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The ballet company that employed Chanel and Picasso

By Susannah Palk for CNN
  • The Ballets Russes was founded by Russian art critic and impresario Serge Diaghilev
  • Diaghilev collaborated with artists and designers including Chanel, Picasso and Matisse
  • He revolutionized ballet as well as influencing 20th century fashion and design

In January, CNN International's arts and culture strand, icon, looks at the beautiful, punishing world of ballet. Tune in on January 27 to see Natalie Portman talk about her role in "Black Swan," Darren Aronofsky's new thriller about a ballet company and more.

(CNN) -- Glamorous, avant-garde and ground-breaking -- when the pioneering dance company Ballets Russes burst onto the Paris scene in 1909 it transformed classical ballet forever.

Headed by Russian artistic director Serge Diaghilev, the company became an instant success and one of the most exciting ballet companies of the 20th century.

Gone was the lace and tulle of the previous century. Instead dancers wore Chanel, had stage sets created by Picasso, music composed by Stravinsky and backdrops painted by Matisse.

It was a revolutionary makeover for dance. Diaghilev embraced everything modern and collaborated with a who's who of artistic greats to create a repertoire of groundbreaking ballets including the famous "Rite of Spring" and "The Firebird."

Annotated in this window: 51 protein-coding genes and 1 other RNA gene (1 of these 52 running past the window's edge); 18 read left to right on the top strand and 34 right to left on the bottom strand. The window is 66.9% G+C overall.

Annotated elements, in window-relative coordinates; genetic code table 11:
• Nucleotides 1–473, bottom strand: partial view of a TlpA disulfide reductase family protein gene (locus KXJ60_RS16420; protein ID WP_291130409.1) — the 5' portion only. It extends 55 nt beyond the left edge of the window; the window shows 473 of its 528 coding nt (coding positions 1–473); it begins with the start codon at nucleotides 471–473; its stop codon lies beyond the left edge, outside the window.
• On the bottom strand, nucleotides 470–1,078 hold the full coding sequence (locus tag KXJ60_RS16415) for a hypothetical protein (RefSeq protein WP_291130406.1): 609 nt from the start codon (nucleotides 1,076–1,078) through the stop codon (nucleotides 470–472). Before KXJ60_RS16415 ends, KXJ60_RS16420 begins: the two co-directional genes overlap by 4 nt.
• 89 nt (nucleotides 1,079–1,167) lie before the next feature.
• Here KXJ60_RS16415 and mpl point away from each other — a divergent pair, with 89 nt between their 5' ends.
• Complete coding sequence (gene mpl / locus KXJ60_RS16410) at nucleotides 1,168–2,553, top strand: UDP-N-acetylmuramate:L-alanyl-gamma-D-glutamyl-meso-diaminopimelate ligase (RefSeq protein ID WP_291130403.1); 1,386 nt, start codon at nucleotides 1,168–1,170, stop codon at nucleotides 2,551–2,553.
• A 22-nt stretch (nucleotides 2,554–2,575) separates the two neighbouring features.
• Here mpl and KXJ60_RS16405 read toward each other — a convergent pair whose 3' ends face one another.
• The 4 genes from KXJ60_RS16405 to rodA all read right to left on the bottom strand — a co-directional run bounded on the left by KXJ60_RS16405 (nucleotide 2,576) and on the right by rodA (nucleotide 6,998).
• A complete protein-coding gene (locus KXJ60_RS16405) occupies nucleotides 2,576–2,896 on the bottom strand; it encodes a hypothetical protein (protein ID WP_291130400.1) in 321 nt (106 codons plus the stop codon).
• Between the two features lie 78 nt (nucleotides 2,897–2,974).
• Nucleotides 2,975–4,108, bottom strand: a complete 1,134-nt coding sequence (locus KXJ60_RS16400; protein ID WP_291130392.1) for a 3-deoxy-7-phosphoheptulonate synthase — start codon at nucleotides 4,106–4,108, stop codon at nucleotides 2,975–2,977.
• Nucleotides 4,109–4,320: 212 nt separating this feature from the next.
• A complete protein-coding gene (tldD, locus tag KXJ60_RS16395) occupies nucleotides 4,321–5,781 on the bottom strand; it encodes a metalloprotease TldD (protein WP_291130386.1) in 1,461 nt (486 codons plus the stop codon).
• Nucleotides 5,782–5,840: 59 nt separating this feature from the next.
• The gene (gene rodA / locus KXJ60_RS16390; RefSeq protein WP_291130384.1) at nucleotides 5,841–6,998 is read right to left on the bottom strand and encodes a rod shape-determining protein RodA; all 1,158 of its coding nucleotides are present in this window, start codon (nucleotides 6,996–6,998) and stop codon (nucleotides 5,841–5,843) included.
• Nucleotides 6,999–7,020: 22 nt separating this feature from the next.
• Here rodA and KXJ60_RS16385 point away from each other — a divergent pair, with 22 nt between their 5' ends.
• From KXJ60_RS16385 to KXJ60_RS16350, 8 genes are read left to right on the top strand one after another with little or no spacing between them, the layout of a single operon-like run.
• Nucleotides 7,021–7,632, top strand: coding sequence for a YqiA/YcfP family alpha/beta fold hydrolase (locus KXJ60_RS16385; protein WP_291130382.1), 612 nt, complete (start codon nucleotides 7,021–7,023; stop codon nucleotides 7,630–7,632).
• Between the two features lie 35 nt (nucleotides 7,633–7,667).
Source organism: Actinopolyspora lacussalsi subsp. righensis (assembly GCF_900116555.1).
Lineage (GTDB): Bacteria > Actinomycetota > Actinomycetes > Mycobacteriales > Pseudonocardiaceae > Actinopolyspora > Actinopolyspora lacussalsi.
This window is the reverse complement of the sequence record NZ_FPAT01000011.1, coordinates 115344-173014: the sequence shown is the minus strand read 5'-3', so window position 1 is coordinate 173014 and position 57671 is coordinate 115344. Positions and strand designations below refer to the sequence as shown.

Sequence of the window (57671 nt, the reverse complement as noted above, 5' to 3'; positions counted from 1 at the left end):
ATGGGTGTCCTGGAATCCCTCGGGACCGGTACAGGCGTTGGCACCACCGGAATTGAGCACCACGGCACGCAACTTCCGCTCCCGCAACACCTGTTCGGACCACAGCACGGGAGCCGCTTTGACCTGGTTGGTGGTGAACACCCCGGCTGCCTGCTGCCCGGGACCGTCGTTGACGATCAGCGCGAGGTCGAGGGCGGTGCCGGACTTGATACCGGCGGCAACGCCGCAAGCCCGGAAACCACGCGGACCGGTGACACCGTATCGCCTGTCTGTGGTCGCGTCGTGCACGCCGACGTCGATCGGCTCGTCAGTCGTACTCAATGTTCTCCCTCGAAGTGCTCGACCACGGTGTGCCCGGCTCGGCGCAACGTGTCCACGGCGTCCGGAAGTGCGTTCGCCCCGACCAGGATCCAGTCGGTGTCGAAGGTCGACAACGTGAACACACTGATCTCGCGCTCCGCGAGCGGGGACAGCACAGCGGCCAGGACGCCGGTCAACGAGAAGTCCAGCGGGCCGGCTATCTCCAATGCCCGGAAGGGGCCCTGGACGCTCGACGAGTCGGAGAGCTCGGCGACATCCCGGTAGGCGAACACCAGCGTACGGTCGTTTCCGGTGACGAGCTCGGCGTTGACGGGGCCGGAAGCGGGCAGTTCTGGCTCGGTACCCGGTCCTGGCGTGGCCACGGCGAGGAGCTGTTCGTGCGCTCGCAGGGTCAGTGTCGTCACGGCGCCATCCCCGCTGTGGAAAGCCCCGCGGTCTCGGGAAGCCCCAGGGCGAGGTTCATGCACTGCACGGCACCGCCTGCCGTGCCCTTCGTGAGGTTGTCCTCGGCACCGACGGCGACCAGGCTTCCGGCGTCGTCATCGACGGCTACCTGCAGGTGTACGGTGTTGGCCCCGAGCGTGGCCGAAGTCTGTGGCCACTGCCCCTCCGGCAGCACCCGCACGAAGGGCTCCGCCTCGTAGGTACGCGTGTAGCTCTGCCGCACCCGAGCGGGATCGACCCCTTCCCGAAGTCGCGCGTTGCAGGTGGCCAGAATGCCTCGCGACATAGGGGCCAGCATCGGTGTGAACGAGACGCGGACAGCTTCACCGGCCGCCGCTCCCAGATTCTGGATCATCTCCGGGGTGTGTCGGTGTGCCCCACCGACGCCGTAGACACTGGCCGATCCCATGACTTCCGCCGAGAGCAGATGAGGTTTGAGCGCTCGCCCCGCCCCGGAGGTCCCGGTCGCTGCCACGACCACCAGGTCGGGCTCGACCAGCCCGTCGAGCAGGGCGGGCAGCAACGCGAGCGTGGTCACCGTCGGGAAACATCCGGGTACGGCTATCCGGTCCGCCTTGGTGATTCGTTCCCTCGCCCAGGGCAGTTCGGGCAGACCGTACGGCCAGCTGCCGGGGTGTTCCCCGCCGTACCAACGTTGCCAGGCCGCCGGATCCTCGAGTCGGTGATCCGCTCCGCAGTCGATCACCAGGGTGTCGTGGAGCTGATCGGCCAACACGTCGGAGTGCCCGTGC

Diaghilev and the Ballets Russes redefined ballet.
--Mark Jones, director of the Victoria and Albert Museum.

Not only did the company boast a stunning array of modern costumes and set designs, it also set a new standard of balletic technique and style.

Hiring the world's best dancers, including Vaslav Nijinsky and Anna Pavlova, Ballets Russes put a halt to the steady decline of ballet across Europe and revitalized the art form for a new audience.

Although revolutionary, the company's existence was short lived and, only 20 years after it was founded, Ballets Russes was disbanded after Diaghilev's death.

But despite its short history, the Ballets Russes made a lasting impact on the worlds of fashion, design, and of course ballet.

It remains an invaluable resource to designers and choreographers today and as testament to its influence, over 200 different versions of "The Rite of Spring" have been choreographed since Diaghilev commissioned it.

A collection of costumes, set pieces and photographs of the Ballet Russes can currently be seen at the Victoria and Albert Museum in London, England.

Director of the museum, Mark Jones, said Diaghilev was a "groundbreaking entrepreneur."

He said: "Diaghilev and the Ballets Russes redefined ballet ... Diaghilev's dedication to pushing boundaries and collaborating with the best designers, choreographers and artist of his time left an inspiring legacy."